Some of the white blood cells, the neutrophils, are the real "red shirts" of the process because they often die at the end of the inflammatory process and form pus. So when you have a pus pocket, or a boil, or abscess, you have the remnants of a colossal battle between the Klingons and Red shirts.

The Red shirts will win if the pus is drained and the inflammation goes away.

Anyway, there's a lot more to it, but I decided to keep it simple today.
Maybe, later on, we'll get more specific about all the different types of white cells, their jobs, the chemicals they release, and the immune and clotting systems.

Live Long and Prosper. 

Doctor Diva

Wednesday, June 4, 2014

Fun with Doctor Language.

Use a Word and Make it Yours 
Fart Jokes ALWAYS Help You Retain New Words.

Today, we are going to use common "doctor dialect" and translate it and use our new words in our every day speech. To "own" a new word, you need to use it in a sentence.

 I tried dictating this post but my word recognition software made quite a mess of it. I suspect that the garbled language my dictation software misunderstood, is what my patients hear too.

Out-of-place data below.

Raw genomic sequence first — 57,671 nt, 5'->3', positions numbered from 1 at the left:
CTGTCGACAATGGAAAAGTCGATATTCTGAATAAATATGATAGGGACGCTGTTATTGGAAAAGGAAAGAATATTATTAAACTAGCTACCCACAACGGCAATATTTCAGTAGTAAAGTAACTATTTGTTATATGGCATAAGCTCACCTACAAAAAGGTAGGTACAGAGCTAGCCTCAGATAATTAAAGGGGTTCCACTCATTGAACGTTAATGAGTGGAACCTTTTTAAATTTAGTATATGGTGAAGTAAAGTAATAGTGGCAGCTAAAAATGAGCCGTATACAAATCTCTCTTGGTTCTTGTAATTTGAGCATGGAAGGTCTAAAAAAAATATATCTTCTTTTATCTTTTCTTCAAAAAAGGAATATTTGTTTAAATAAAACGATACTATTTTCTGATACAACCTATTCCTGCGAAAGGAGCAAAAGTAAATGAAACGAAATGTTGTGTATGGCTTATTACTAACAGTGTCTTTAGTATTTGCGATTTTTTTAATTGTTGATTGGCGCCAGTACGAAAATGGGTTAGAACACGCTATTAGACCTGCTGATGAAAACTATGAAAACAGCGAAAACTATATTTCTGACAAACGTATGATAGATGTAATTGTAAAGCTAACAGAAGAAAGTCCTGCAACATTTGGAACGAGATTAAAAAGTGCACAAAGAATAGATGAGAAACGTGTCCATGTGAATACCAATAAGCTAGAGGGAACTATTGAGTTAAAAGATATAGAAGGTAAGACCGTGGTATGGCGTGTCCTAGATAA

Let's begin:

The suffix for inflammation is "-itis."
rhino means nose. I always liked that one because it was pretty obvious. A rhinocerous has a big
W.C. Fields had "Rhinophyma"--a bulbous red & enlarged nose.People used to equate it with alcoholism, but really it's just part of a disease called "rosacea."

"Rhinitis" equals inflammation of the nose.

 "Allergic rhinitis" is an allergy that make your nose swell up or itch.

A "Diverticulum" is a finger like outpouching of the colon.  Diverticulitis is an inflammation or infection of a diverticulum.

 The Abdomen is the entire belly area.

But, we don't say "abdominitis". Instead, we use the name of the organ that is inflamed. For example,  the lining of the abdominal cavity is called the Peritoneum, so:

 peritonitis=inflammation of the lining of the abdomen
 appendicitis=inflammation of the appendix
 hepatitis=inflammation of the liver

Okay. So this is pretty dry, right?
Let's spice it up a little.

 When you get a scab we call it an "eschar". What's underneath it, the little divet in the skin is called an "ulcer" or "ulceration".

If we follow through on this we could call potholes "asphalt ulcers."

(Doesn't that sound scientific?)

 In the large intestine,  if you get a lot of ulcerations we call it  "colitis".

 Here in Chicago when the roads are very potholed and there are hubcaps flying all over, we call it